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Should I E-File My IRS Return?

If you have been filling out your individual income tax returns and mailing them to the Internal Revenue Service each year, you are a member of a vanishing minority of U.S. taxpayers. During the 2023 tax season, more than 134 million of the 143 million returns were filed electronically, meaning almost 94% of taxpayers e-filed for the year.

While there are still some situations where you are still required to submit paper versions of income tax returns to the IRS, the number decreases each year as the IRS adds to its e-file options.

There are numerous reasons why most tax professionals and the IRS recommend that taxpayers e-file their returns each year. They include:

  • Faster tax refund processing for taxpayers who e-file. The IRS gets refunds to 90% of e-filers within three weeks.
  • E-filing reduces the processing errors that occur when documents are scanned or processed manually.
  • The IRS's e-file system meets strict security guidelines. The agency works closely with security professionals to protect tax information.
  • Taxpayers with low to moderate incomes can free file online using popular tax preparation software.
  • There is the added convenience of using online tax software to prepare and submit tax forms from the taxpayer's home computer or smartphone.
  • There are a variety of payment options, including making your tax payment by credit card or debit card or direct deposit from a checking or savings account. You can also set up an installment payment plan.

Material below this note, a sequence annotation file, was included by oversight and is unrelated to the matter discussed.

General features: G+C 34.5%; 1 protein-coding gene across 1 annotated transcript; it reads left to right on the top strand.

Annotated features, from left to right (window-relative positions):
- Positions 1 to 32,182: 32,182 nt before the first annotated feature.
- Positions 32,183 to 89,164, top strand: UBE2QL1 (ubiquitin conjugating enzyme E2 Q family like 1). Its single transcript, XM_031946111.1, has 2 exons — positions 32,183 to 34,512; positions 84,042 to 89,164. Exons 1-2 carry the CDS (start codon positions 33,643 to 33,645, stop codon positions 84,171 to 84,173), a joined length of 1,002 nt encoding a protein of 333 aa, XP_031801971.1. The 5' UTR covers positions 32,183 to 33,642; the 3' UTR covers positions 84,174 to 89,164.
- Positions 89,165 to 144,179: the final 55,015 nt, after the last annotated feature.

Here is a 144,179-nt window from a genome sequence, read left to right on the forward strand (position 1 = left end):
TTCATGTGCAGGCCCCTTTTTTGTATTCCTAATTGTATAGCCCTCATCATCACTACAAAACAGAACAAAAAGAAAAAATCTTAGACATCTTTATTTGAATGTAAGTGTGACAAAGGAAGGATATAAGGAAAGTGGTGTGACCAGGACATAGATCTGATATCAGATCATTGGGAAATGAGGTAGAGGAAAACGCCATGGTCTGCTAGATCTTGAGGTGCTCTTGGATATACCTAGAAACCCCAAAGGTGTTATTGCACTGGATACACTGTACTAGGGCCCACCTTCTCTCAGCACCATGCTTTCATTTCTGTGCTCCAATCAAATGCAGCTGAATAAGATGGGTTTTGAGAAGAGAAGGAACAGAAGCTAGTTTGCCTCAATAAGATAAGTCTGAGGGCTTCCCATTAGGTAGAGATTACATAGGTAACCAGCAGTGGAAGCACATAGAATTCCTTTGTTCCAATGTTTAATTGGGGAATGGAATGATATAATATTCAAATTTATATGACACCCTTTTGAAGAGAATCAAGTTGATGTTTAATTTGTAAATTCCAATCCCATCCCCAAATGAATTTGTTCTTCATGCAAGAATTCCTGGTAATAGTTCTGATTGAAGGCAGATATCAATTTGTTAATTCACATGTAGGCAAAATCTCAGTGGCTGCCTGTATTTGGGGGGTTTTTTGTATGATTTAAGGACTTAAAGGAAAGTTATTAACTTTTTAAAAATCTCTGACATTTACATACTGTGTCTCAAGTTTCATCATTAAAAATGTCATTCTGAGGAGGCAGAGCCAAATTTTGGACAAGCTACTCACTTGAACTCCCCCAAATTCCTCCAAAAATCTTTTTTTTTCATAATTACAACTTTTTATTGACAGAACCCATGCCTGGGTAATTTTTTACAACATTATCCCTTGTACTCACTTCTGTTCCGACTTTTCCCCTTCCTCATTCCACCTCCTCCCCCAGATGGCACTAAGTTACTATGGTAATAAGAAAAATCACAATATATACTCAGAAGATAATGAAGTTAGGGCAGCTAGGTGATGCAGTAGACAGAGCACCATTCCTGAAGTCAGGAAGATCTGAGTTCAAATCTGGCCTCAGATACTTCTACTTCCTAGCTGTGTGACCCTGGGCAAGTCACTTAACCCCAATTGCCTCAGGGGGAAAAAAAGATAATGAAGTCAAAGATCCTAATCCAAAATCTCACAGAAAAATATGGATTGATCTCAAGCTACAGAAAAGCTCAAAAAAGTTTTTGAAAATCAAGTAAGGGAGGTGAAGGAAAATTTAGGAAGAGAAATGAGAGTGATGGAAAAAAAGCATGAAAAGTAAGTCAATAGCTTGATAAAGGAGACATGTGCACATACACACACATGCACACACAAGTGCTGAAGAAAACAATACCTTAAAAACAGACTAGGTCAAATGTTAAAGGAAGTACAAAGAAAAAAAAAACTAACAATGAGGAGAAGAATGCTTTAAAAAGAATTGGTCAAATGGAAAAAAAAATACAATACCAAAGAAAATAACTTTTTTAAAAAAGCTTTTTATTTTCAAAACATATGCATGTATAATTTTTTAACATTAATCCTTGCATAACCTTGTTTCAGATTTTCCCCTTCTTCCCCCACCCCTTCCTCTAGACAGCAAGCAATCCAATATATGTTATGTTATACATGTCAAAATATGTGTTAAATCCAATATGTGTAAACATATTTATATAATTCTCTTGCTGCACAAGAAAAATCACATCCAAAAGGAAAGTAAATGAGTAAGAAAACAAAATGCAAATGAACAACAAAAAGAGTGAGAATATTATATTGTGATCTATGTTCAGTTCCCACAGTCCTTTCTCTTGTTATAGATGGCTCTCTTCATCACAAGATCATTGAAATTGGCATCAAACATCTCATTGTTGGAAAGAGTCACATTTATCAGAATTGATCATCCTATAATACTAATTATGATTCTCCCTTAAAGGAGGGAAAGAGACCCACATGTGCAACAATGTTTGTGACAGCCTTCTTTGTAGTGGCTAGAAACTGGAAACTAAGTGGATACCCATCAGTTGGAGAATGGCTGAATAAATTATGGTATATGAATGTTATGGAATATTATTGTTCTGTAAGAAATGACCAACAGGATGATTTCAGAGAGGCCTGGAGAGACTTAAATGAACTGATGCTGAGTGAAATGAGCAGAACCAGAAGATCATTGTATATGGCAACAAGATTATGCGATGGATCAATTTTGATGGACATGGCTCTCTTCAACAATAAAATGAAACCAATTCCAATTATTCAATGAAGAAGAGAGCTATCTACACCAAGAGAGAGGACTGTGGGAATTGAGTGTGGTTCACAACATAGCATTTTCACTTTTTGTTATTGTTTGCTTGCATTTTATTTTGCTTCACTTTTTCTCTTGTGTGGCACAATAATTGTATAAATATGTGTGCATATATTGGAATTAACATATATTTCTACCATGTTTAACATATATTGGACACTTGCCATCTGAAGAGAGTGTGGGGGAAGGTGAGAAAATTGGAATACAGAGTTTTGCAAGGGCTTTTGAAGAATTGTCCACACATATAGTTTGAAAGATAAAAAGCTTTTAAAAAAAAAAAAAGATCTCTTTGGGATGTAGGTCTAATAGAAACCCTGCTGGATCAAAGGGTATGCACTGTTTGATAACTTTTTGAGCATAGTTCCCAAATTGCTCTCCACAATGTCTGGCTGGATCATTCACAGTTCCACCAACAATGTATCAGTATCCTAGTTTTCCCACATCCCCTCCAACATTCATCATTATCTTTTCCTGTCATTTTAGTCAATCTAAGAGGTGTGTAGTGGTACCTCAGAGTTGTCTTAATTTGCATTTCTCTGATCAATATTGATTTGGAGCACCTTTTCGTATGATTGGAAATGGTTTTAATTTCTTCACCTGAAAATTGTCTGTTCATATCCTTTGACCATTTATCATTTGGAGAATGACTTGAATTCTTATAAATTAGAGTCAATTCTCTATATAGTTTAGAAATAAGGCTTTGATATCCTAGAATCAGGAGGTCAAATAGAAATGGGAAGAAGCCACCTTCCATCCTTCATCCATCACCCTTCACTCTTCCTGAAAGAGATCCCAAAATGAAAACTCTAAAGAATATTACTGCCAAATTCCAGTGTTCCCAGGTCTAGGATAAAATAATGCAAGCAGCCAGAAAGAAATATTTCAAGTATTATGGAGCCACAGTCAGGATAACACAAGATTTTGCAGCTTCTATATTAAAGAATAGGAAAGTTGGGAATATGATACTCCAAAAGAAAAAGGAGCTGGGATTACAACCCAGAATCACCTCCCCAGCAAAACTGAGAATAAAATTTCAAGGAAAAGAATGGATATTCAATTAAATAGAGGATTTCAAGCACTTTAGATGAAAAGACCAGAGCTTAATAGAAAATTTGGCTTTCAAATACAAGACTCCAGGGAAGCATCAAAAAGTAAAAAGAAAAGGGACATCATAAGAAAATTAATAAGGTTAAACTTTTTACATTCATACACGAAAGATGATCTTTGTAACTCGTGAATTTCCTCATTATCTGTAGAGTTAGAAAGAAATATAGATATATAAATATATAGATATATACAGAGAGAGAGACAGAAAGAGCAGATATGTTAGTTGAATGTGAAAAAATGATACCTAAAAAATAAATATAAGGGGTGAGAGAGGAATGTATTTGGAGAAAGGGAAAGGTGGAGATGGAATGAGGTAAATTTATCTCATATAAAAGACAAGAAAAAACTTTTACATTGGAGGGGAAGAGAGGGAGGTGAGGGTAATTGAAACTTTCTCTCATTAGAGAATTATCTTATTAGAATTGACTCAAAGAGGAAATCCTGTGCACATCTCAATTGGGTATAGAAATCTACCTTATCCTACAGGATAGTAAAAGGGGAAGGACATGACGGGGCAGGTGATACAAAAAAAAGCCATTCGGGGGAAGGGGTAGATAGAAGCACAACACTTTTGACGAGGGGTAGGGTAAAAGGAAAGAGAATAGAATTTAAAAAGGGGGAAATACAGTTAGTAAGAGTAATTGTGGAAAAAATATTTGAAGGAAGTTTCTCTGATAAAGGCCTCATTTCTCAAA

• If you are using tax preparation software, it will often use the information from your federal income tax return to prepare your state return and file it with your state's Department of Revenue.
  • The IRS will often acknowledge that it has accepted your return within minutes.

When Should You Paper File?

Despite the IRS's efforts to expand its e-filing capabilities, there are still some times when you should still file a paper copy of your return. They include situations where:

  • If you need to attach documentation to provide additional information that can't be included in an electronic tax return or to substantiate a position taken on your return, e-file is not for you.
  • If the IRS has rejected your e-filed return and you can't correct the issue using the agency's online resources, file a paper copy. If you are filing a paper return after having your e-filing rejected, be sure to get it postmarked by the due date to avoid late filing penalties.
  • You should mail your return if you are requesting innocent spouse relief, which must be claimed using a mailed Form 8857, Request for Innocent Spouse Relief.
  • Despite the many benefits of e-filing, the IRS can't require you to do so. if you don't want to e-file.
  • Some special tax situations still require that you submit a paper return, such as when your business elects to be taxed as an S corporation.

Until recently, the IRS required that amended returns be filed by mail, but during the COVID-19 pandemic the IRS began accepting e-filed amended individual returns for the 2019 tax year. However, the agency still does not accept e-filed amendments to partnership tax returns.

Still Have Questions? Talk to a Lawyer

If you are unsure about whether you can take advantage of e-filing, a local tax lawyer can help. A tax attorney can assess your personal and financial situation to help you determine whether the IRS will allow you to file electronically or if you need to submit a paper return.

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